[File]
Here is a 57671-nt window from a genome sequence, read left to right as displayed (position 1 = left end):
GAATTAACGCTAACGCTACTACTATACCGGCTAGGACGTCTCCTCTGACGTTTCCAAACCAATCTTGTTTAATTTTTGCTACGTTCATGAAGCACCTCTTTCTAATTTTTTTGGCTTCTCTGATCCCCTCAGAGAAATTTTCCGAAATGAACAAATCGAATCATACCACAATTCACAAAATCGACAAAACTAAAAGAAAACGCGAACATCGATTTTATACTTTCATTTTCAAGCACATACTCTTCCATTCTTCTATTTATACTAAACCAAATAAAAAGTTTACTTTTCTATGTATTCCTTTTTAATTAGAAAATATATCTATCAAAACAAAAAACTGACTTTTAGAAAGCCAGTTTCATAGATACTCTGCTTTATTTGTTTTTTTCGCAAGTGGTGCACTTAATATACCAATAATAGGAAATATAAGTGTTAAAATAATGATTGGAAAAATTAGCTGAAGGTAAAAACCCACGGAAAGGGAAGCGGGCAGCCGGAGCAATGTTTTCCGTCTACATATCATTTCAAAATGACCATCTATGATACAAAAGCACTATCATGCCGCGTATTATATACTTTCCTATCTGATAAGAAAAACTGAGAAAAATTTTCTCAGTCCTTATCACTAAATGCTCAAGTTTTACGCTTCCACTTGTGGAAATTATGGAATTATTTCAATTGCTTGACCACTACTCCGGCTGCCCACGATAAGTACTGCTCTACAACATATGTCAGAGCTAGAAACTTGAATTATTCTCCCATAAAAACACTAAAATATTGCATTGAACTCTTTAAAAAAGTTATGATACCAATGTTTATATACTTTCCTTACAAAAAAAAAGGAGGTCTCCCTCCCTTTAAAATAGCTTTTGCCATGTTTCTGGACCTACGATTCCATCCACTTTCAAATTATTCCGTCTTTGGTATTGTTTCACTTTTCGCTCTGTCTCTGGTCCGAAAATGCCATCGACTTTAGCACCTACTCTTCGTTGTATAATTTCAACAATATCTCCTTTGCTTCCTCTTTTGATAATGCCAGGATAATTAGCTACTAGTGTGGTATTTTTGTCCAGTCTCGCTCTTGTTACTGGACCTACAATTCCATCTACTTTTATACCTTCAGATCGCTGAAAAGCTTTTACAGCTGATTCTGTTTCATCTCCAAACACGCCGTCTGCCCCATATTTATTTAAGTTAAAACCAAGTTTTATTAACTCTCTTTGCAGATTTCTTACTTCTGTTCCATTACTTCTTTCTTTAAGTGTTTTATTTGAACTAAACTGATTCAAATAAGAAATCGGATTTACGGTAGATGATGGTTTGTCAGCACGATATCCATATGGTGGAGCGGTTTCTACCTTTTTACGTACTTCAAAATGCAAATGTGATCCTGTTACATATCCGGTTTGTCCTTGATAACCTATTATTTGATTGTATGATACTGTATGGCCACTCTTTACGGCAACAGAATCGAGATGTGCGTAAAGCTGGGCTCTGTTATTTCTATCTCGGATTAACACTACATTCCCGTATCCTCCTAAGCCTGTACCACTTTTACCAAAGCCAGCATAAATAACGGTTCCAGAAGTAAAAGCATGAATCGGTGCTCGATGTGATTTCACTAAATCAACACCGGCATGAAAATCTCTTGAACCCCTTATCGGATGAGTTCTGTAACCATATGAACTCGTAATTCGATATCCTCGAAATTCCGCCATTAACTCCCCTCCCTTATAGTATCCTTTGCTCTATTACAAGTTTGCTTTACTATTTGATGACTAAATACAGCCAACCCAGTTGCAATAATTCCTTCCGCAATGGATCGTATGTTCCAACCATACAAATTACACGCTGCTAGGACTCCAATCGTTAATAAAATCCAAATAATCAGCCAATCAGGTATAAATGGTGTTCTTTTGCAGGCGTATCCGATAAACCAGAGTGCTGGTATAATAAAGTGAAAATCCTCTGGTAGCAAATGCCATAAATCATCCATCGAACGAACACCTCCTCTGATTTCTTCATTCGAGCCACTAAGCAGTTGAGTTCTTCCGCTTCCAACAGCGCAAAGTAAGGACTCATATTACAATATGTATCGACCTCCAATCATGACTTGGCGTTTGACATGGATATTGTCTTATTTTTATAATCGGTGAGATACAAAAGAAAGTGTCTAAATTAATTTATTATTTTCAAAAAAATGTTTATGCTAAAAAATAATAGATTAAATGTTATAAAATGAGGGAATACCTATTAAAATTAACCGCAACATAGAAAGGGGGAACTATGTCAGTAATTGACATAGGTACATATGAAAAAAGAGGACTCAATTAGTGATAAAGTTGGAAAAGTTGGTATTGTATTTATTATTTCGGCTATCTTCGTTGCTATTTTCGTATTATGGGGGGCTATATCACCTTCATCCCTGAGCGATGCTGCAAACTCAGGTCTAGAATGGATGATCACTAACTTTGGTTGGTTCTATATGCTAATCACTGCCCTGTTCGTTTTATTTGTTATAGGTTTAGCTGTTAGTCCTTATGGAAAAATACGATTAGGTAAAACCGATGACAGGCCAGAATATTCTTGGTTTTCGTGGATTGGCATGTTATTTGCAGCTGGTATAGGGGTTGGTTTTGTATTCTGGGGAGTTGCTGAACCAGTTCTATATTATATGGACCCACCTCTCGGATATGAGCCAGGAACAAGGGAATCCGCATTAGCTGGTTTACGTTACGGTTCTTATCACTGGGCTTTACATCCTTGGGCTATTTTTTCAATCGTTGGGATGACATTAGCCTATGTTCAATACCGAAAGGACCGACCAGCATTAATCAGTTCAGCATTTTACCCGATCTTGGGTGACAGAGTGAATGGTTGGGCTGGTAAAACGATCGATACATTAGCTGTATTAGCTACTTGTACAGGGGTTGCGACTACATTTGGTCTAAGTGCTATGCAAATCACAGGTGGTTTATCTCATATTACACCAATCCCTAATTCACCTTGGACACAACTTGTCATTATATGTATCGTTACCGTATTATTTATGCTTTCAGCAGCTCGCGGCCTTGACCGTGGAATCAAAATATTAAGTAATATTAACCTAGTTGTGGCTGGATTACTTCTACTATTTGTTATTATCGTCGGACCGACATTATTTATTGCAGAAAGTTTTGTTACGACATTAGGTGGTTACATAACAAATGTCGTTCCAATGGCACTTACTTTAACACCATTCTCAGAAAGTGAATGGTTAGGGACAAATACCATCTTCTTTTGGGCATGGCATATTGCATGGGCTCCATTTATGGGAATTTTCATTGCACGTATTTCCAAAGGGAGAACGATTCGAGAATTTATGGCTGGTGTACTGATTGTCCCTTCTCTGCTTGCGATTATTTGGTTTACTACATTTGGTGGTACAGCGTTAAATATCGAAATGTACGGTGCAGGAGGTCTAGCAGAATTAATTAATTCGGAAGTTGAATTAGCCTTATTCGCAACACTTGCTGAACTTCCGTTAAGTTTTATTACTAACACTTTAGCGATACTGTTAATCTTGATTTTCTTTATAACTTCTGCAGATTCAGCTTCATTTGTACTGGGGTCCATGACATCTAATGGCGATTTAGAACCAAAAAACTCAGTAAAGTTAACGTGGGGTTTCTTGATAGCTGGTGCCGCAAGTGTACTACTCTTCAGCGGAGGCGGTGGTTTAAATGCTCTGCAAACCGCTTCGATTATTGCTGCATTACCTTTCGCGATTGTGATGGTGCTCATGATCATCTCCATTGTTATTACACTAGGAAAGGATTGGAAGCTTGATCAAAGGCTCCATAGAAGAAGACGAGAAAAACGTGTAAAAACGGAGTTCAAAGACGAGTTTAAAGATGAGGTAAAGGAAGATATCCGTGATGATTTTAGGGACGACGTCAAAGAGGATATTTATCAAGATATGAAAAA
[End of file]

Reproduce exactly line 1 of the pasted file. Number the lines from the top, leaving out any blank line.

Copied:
Here is a 57671-nt window from a genome sequence, read left to right as displayed (position 1 = left end):